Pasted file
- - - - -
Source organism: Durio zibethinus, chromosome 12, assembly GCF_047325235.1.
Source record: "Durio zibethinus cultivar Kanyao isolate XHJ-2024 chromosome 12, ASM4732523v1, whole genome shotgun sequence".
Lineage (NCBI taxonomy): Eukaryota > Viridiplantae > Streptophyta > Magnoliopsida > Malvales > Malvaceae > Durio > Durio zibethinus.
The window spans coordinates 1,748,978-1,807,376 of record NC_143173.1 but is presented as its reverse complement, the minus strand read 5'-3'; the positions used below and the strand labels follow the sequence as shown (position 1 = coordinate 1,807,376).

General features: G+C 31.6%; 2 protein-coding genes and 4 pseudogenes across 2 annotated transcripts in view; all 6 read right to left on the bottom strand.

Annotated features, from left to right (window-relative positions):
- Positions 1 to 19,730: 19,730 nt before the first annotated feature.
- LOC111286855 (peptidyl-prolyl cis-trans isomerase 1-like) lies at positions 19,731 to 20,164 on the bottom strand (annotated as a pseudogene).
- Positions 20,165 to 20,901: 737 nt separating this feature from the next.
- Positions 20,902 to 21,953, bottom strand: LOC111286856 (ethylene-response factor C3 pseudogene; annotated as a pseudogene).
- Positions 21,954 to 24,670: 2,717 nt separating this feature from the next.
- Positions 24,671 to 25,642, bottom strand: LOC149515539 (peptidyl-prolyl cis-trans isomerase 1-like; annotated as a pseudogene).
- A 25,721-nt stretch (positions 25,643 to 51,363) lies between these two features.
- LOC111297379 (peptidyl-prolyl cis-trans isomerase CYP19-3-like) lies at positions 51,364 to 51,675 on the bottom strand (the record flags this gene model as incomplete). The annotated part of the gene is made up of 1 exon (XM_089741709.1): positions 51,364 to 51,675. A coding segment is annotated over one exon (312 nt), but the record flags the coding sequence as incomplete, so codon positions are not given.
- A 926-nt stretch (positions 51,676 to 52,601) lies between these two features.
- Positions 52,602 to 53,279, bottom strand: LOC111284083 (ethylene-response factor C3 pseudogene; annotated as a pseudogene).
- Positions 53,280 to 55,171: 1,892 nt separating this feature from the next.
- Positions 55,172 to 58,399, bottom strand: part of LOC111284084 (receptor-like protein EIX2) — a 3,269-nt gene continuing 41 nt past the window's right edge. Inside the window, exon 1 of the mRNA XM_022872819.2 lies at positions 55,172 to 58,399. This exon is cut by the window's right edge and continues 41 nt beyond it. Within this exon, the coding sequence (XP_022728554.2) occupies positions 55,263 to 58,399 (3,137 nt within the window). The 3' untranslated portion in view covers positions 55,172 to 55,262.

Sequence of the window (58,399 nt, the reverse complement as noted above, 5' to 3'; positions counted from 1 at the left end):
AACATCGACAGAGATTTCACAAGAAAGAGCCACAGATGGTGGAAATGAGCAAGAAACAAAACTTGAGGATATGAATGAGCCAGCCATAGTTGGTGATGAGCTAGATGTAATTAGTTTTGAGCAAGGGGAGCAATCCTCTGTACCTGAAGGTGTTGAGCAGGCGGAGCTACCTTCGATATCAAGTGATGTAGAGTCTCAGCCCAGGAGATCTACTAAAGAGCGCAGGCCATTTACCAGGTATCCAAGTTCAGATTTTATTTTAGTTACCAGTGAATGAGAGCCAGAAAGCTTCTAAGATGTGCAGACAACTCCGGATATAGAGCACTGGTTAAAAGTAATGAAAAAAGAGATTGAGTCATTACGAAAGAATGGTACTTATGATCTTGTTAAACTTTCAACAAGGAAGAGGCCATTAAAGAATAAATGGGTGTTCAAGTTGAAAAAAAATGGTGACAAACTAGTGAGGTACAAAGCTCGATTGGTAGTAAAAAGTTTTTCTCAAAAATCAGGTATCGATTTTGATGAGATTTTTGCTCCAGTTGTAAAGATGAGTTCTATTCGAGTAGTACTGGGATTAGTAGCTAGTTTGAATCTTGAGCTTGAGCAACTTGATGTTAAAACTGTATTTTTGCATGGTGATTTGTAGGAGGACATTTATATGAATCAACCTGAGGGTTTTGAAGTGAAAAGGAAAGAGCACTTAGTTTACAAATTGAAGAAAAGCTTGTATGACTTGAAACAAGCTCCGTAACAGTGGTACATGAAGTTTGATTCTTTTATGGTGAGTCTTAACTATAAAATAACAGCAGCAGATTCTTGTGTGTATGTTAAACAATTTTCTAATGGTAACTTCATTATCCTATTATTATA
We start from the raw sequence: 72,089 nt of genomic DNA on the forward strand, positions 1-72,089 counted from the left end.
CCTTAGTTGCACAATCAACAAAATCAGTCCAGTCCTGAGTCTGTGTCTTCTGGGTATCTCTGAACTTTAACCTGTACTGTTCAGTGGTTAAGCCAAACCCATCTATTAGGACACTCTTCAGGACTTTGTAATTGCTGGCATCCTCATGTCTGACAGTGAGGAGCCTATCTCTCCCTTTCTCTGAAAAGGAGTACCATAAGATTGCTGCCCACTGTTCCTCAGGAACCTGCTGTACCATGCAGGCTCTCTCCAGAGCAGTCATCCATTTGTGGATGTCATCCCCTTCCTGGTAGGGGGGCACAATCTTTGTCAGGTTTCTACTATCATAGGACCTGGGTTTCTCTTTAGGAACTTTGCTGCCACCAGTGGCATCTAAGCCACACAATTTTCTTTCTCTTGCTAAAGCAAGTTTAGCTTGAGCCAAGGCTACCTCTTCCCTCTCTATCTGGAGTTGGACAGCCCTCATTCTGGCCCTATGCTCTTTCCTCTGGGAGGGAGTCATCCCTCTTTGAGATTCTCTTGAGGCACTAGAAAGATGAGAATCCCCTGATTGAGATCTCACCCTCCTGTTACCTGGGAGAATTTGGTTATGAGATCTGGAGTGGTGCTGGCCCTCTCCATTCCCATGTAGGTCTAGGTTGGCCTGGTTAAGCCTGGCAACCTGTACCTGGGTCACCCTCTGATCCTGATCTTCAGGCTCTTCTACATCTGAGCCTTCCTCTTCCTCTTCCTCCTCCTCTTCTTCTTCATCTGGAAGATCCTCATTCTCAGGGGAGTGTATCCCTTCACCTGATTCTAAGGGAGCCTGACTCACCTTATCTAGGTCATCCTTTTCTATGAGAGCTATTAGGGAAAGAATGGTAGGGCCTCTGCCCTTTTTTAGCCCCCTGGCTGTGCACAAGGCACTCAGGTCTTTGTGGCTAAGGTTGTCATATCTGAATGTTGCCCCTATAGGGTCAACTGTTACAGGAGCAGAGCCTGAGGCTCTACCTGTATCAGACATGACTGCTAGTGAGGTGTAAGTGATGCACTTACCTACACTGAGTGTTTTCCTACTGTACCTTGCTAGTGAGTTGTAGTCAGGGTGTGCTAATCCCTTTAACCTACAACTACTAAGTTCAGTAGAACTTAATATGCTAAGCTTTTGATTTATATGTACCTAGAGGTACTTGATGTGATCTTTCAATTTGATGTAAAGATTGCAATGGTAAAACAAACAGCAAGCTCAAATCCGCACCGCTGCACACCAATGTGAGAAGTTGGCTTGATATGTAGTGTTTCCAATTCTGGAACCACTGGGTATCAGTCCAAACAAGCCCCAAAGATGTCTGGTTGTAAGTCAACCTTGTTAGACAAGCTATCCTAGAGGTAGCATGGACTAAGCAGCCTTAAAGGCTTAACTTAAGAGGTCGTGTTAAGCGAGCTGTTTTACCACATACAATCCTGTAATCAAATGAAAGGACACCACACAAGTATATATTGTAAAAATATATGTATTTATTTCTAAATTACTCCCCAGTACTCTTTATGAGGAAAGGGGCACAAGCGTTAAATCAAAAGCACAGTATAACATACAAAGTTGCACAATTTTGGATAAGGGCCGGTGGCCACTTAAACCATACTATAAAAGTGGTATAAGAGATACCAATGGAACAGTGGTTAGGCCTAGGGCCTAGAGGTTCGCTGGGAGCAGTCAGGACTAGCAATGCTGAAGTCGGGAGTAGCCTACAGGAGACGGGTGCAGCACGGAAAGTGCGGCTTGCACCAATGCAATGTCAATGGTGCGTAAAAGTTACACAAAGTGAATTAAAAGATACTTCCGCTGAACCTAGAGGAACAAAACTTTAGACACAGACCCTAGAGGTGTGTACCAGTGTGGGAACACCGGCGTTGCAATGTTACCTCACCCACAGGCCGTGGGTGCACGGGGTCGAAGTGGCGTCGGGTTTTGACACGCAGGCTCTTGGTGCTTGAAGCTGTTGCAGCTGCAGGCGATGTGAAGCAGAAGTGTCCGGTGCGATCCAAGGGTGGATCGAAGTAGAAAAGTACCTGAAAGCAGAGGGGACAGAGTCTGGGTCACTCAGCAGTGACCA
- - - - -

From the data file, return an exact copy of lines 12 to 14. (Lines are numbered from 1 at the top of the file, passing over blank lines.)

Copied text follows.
- Positions 24,671 to 25,642, bottom strand: LOC149515539 (peptidyl-prolyl cis-trans isomerase 1-like; annotated as a pseudogene).
- A 25,721-nt stretch (positions 25,643 to 51,363) lies between these two features.
- LOC111297379 (peptidyl-prolyl cis-trans isomerase CYP19-3-like) lies at positions 51,364 to 51,675 on the bottom strand (the record flags this gene model as incomplete). The annotated part of the gene is made up of 1 exon (XM_089741709.1): positions 51,364 to 51,675. A coding segment is annotated over one exon (312 nt), but the record flags the coding sequence as incomplete, so codon positions are not given.